They start questioning your beliefs
This guy who had employed me started to question my veganism and my reasons for it. When I gave him logical and convincing answers, he started to ask me who my role model for veganism was, and whether I would falter if my role model did. There was this Godman mentality that the had. Since he himself was slave to a godman, he couldn’t accept the fact that the rest of us could be totally fine without a “mentor” in our lives. At least that’s what he called his godman. A mentor.

Then they try to break those beliefs
He continued to plough through, to see whether I would give up on veganism just because he asked me to. He obviously didn’t do this directly. He prodded at it, one question at a time: He asked me what I’d do if I went trekking to the Himalayas and couldn’t find any vegan food. He asked me how I’d stay vegan while travelling, where vegetarian food itself is tough to come by. I took none of these seriously since I knew his motive was to break me, and force me to leave the company. That was what he wanted all along.

The final nail in the coffin
After systematically breaking all your personal boundaries which you most willingly let them do in stages, they go for the kill. This is the last nail in the coffin which will either make or break you. How you react to this sets the stage for your future and whether you’d be continuing with the friendship, or with the company.

When he finally realized that no amount of taunting or questioning my belief system could break me, he thew a fit in full public view. We were seated at a cafe, where we were enjoying our evening coffee after completing a marathon together in the morning. He flared up and threw a fit at me right in the middle of the packed restocafe. He didn’t yell as loud as to cause a scene, but his choice of words sure did make me feel like it. At that moment I couldn’t believe I had to stand him for another 8 hours for the long drive back home to our home city. It was one of the quietest and longest road trips I’ve ever been on.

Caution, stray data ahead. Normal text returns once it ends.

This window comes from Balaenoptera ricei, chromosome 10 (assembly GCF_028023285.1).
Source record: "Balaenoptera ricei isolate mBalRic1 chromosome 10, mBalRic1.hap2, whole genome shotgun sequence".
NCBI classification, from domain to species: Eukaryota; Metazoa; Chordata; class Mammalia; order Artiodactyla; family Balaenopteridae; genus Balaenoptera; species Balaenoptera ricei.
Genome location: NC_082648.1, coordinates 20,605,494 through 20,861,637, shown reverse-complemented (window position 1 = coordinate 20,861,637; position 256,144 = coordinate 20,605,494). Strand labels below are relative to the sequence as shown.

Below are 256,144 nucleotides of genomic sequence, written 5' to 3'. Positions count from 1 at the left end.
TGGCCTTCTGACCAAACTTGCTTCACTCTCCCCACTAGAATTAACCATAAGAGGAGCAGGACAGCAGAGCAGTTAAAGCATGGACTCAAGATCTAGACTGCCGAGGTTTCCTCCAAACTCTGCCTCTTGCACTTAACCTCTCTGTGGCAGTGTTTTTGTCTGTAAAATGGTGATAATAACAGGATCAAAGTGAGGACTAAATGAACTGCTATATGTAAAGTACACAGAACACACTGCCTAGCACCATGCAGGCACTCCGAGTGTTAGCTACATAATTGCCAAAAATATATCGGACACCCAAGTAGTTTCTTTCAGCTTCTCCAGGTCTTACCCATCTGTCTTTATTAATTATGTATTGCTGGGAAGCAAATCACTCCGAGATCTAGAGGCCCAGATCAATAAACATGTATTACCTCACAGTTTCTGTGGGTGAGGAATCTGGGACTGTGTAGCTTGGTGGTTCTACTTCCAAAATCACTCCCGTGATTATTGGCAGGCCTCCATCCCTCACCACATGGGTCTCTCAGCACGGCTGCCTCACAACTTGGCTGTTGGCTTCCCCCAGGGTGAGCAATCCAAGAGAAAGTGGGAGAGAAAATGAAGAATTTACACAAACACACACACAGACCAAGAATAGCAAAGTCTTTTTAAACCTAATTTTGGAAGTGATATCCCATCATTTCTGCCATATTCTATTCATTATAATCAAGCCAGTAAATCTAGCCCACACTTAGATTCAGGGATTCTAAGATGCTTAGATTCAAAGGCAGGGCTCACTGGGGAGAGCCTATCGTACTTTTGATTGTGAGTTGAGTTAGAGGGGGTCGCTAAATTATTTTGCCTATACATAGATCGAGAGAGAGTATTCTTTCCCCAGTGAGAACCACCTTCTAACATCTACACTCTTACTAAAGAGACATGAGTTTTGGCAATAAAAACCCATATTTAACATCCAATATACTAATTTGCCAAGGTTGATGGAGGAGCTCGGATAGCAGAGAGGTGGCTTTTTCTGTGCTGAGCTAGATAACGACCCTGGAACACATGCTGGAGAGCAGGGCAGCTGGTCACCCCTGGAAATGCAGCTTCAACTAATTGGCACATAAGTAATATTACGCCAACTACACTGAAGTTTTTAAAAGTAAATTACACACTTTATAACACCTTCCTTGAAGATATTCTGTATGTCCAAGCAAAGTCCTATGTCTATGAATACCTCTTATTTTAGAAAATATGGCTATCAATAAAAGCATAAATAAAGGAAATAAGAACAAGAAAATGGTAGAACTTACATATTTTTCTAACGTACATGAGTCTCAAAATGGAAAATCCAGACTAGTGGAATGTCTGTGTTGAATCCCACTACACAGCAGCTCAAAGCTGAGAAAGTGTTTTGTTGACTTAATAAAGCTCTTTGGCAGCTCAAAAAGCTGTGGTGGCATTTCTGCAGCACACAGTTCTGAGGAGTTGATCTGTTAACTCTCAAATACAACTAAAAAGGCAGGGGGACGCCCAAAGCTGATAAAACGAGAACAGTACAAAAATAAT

When we got back to work the next week, he pulled me aside for a meeting where he politely asked to leave. This was what he had wanted all along. Instead of indulging in all these roller-coaster moves, he could have just asked me directly. Since I refused to follow any of the practices taught by his Godman, he was agitated and didn’t find any common ground with me anymore. He didn’t directly tell me this. I just knew it to be the reason for weeks of taunting and attempts to break my belief system.

Conclusion

When you place someone on a pedestal and there’s something of yours that’s on the line, you willingly put yourself in a hostage situation. Now you’re permanently indebted to them for doing you that favour, and have to play the games that they play. I’d have to say that it was quite a learning moment for me. Now I know how to deal with these types early on as I can see the warning signs from a mile away.

Remember, not everyone is benevolent and altruistic out there. Most people aren’t. There’s always an ulterior motive.

Never place people on a pedestal no matter what kind of favours they do for you.

I am an avid trekker, content writer, photographer and sports enthusiast. I write about trekking, society, overpopulation, lifestyle and veganism in general.